What a great adventure to Tennessee and Kentucky to see the Great American Total Solar Eclipse. I viewed the celestial show from Hopkinsville, KY with several coworkers who also made the long drive.
The “solar funnel” (solar projection cone) seen below that I had made a few months back in preparation for this eclipse was a huge hit with eclipse chasers! I received many compliments and plenty of return visitors to check the progress of the partial phase.
You can view the HD video I shot before, during and after totality below. Totality begins at about 10 minutes into the video.
You can find many more of my eclipse pictures as well as pictures of the telescopes and fellow eclipse chasers on my Total Solar Eclipse – 8/21/2017 page that I’ve added to this site. Click the link just above or navigate to Astrophotoghaphy > Eclipses > Total Solar Eclipse – 08/21/2017 on the menu in the upper left on this page.
We are now in the home stretch for what is being called the Great American Total Solar Eclipse. Not in 99 years has a total solar eclipse made its way across the continental U.S. and surely it will be one of the most observed total solar eclipses in history.
The last total solar eclipse that I was present for was on February 26, 1998. Nineteen years ago my wife and I took a 7 day cruise and saw the eclipse on board the ship off the coast of Aruba in the Caribbean. Seeing the eclipse at sea was a very special treat indeed. With a flat horizon for 360 degrees it’s easier to see the moon’s shadow build on the horizon, speed toward you at almost frightening speed, over take you and speed away. I vividly recall the emotional response it generated in me and all who were there to see it. No pictures or movies can accurately reproduce this type of event. It simply must be experienced. I learned first hand that day why and how some many people become eclipse chasers. Sounds odd to those who don’t give a second thought about astronomical events but rest assured the experience drives people to see it over and over again. Kind of like a roller coaster junkie or sky diver who lives for the thrill and once seen longs for the next high from his or her obsession.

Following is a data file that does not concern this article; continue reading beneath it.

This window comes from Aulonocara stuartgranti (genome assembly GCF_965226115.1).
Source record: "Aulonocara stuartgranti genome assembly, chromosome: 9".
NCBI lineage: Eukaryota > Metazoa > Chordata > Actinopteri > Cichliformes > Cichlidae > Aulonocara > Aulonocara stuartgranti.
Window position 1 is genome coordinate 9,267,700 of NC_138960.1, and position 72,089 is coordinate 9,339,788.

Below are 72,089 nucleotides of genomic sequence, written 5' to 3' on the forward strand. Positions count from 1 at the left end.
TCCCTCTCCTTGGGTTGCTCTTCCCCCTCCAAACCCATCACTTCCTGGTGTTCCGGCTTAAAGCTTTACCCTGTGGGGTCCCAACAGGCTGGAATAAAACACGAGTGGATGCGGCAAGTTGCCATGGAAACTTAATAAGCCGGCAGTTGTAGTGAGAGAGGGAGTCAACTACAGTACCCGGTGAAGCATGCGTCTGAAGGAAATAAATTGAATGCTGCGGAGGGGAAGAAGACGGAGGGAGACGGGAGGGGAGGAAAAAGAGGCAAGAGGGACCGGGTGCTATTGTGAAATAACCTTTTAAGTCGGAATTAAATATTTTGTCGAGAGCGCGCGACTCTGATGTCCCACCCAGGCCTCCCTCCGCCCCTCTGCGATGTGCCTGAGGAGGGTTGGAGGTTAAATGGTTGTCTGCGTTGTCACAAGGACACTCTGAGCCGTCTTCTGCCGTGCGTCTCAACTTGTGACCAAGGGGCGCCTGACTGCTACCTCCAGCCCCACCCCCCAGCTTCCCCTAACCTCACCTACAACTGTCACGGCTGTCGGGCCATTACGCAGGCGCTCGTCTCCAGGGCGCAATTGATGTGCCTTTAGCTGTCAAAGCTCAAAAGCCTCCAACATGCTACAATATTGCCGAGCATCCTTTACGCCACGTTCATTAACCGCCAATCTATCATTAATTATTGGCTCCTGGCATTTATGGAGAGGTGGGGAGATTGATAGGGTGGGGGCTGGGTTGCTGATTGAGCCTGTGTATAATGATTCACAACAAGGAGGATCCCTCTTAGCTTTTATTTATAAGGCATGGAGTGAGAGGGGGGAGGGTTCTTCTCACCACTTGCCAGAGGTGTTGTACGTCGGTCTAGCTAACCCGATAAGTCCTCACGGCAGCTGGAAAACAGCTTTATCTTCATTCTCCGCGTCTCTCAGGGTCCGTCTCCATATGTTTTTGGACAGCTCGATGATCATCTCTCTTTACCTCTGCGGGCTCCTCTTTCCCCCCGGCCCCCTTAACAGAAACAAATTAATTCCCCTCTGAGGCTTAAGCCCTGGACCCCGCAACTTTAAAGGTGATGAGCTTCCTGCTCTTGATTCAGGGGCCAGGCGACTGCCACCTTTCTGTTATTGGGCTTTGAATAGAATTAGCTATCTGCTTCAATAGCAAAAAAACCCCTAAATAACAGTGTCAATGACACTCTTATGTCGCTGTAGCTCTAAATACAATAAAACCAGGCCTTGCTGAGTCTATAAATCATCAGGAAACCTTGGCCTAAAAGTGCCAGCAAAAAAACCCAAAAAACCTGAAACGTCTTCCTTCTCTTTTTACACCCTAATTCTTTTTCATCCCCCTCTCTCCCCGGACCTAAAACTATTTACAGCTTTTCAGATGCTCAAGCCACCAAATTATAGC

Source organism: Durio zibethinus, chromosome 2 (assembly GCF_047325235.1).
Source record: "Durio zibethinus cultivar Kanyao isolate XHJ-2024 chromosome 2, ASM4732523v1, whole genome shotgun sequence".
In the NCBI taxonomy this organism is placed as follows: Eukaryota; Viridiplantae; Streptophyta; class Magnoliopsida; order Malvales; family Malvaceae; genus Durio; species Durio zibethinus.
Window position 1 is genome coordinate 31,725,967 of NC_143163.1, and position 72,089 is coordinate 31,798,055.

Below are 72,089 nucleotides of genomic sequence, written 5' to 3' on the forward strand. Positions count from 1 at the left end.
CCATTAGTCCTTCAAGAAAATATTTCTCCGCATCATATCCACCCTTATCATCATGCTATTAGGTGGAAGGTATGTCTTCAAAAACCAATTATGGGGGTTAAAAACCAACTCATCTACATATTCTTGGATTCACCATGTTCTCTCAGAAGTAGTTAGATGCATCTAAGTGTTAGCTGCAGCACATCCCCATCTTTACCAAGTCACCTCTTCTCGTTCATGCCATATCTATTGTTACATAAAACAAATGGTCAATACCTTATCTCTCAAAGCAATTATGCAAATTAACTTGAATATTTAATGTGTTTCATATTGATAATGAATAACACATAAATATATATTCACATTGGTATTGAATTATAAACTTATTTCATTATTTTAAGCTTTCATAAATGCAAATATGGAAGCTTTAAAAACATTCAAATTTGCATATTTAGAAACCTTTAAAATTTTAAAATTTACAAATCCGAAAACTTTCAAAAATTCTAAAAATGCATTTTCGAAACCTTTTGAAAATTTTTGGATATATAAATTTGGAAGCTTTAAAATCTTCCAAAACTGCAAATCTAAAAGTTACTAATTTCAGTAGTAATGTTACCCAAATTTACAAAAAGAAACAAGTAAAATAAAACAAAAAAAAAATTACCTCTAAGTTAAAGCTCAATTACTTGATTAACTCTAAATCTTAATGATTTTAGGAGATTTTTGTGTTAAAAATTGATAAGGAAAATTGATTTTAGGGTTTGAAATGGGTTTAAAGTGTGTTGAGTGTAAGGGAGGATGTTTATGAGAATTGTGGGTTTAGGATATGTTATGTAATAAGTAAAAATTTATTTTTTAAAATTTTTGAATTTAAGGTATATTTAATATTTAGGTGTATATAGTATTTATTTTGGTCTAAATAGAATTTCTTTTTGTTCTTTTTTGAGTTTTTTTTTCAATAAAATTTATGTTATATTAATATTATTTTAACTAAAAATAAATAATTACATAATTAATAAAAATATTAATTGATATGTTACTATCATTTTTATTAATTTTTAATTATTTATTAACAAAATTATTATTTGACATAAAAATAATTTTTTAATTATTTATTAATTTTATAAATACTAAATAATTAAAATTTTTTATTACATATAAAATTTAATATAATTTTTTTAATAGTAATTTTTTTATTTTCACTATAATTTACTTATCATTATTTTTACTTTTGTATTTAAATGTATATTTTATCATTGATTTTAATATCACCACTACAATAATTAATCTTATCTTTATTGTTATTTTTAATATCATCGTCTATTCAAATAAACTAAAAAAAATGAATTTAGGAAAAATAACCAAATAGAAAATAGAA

If you are not lucky enough to live along the path of totality or are not planning to travel to the path of totality and you live in the U.S. then you can still take part in this eclipse minus the totality part. In other words, you’ll still get to see a partial solar eclipse. During all phases of a partial solar eclipse eye protection is a must. Do not look at the sun unless you are using the special eclipse glasses (made of solar grade Mylar). These glasses are available from many retailers across the country. I have seen them at Walmart and Lowes locations here in my area. If you can’t find them you can always order them online. Search “solar eclipse glasses” on amazon.com for a host of sellers. Don’t wait to long. As I mentioned we are getting very close to eclipse day.
Media outlets will be ramping up coverage as we approach eclipse day on August 21, 2017. There will be live streaming coverage on the internet from a host of locations across the country. NASA TV and other cable TV channels will be broadcasting the event as will local stations. That is great if you are trapped inside for the eclipse but if you aren’t then might I suggest getting outside and watching it yourself. You can always review the eclipse coverage via your DVR later.
If you are traveling to the path of totality I’d suggest leaving a day or two early and allowing time to get to your destination. Attempting to travel on eclipse day to see the event might be more troublesome than you initially thought. Traffic will be extremely heavy and gridlock might occur in some places. The last thing you want to do is spend what you thought was going to be fun day with the kids watching the eclipse only to end getting in late and having to rush around or worse watching the eclipse from the car on the side of the highway.
Whatever you end up doing for the Great American Total Solar Eclipse of 2017 I wish you clear skies and hope you are able to take a peak at the event given your busy schedule or better still enjoy totality! And if this one doesn’t work out in your favor then shake it off and start planning for the next one which occurs for us here in the U.S. on April 8, 2024.
If you are needing eclipse data on your location regarding start time, max eclipse and end time as well as what percentage of the Sun will be obscured by the Moon you can go to this special Google map. It allows you to drill down and select your location to produce important eclipse data. It also lists the 2024 eclipse so you can start your planning!